Samuel Chihana

Mvuu Safari Guide, Samuel Chihana

 Samuel Chihana – Safari Guide 

Samuel has worked at Mvuu since 2007, but has spent much of his life surrounded by wildlife. “As a little boy my father worked for National Parks and I grew up living in Kasungu National Park. My father used to tell me stories about eland and other wildlife, and in it was in Kasungu where I saw my first elephant when I was really young” says Samuel. “There used to be an elephant there that we called Charlie and he’d always come to our house to try to steal my mother’s soap! I also lived in Nyika National Park for some time as well, but when my father stopped working for National Parks, we moved away.”

“After I finished secondary school I became a tobacco farmer, but was desperate to get back to the parks of my childhood, so when an opportunity came up to work as a chalet attendant in Nyika I jumped at the chance! I spent three years as a chalet attendant before becoming a waiter and then a barman.  While working as a barman I passed my driving test, and then trained in my spare time to become a safari guide. It was hard work and tiring, but I had my sights set firmly on becoming a guide.”

Samuel worked as a guide in Nyika National Park from 2000-2007, before transferring to Mvuu, where he has built a special relationship with one of Mvuus’ resident elephants. “There is one elephant that is very special to me called Nellie” says Samuel. “Every morning she feeds in the same place at around 04:30, so she is the first one to greet me in the morning. One day I was out on a drive and some elephants started to come towards us. Nellie stepped in front of the, and put out her trunk to prevent them from charging our vehicle. After that she led them away. It was a very special moment for me.”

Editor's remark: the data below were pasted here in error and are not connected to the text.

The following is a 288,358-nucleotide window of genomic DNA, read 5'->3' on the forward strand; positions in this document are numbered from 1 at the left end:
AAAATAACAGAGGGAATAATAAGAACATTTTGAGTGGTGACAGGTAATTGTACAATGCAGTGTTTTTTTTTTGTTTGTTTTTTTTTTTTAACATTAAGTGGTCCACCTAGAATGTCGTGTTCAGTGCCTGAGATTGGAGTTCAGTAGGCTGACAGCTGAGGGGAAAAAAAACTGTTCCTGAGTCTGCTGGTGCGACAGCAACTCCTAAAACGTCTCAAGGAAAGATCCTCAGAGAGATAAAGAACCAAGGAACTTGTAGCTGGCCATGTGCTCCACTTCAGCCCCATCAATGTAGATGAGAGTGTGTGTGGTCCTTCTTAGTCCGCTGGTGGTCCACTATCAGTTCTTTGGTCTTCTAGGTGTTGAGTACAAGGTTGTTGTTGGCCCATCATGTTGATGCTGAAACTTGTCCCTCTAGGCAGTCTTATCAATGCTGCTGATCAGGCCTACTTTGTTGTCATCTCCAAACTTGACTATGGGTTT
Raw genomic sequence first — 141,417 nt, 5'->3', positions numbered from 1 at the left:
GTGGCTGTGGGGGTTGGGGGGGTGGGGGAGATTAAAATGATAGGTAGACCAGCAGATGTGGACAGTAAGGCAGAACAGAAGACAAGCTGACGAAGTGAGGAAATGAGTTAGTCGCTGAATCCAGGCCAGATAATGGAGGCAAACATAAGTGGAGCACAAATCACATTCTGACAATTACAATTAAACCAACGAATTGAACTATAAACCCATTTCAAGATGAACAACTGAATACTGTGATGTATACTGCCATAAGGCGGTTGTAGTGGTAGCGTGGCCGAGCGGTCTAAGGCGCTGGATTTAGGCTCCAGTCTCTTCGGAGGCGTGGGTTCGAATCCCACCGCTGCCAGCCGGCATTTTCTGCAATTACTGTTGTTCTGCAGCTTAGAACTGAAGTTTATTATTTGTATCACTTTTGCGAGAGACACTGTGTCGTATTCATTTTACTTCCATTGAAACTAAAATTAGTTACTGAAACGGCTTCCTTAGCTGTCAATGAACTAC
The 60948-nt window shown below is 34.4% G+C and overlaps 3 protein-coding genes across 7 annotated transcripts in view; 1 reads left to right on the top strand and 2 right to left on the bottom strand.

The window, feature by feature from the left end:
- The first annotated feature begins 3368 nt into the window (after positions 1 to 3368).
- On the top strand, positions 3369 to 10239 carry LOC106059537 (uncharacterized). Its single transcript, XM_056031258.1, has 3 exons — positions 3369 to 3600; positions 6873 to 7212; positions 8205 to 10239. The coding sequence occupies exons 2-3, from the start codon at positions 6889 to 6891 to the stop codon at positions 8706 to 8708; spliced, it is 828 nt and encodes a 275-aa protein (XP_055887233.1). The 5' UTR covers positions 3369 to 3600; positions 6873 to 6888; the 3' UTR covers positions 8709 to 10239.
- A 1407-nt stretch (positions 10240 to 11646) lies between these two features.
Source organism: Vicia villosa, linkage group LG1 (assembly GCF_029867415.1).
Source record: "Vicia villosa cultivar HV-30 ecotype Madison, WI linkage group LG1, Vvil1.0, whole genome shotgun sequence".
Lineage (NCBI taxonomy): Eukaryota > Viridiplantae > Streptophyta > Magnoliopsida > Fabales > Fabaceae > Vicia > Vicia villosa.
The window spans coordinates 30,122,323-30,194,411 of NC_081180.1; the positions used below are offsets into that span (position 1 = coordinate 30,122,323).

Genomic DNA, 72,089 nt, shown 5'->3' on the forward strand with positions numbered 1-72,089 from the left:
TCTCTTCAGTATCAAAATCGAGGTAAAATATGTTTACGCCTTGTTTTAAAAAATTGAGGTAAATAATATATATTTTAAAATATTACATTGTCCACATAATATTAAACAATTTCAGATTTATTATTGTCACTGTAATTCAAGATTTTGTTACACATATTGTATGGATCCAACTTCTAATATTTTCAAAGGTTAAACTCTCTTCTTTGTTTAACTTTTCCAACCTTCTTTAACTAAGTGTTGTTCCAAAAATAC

Samuel is a Wildlife Society member and often volunteers to take part in game and bird counts. Although Samuel has a good all round knowledge of Malawi’s wildlife he is particularly knowledgeable about Liwonde’s bird population. He also likes studying animal behaviour, “every day is different; it could be the same animals but due to the variety of behaviour they display, every day is different.”

Mvuu Safari Guide, Stanford Sinyangwe

Mvuu Safari Guide, Stanford Sinyangwe

Stanford Sinyangwe – Safari Guide

Stanford has worked at CAWS for six years. Having originally started work in the northern town of Rumphi, transferring guests to Nyika, Stanford started working as a guide in Nyika in 2012. “I became a guide by chance”, says Stanford, “when I finished school in 2003 I got my driving license in Mzuzu.  One of my relatives worked for CAWS so I joined as a watchman and from there developed an interest in wildlife. During this time I volunteered as a spotter, and used to love going out at night with the guests. After this I travelled to South Africa to work but wasn’t happy there, as I really wanted to be in the bush. I was so happy when I got the job at Nyika; the scenery there is fantastic and there are so many big herds of animals there such as zebra, roan and eland, plus plenty of leopards of course!”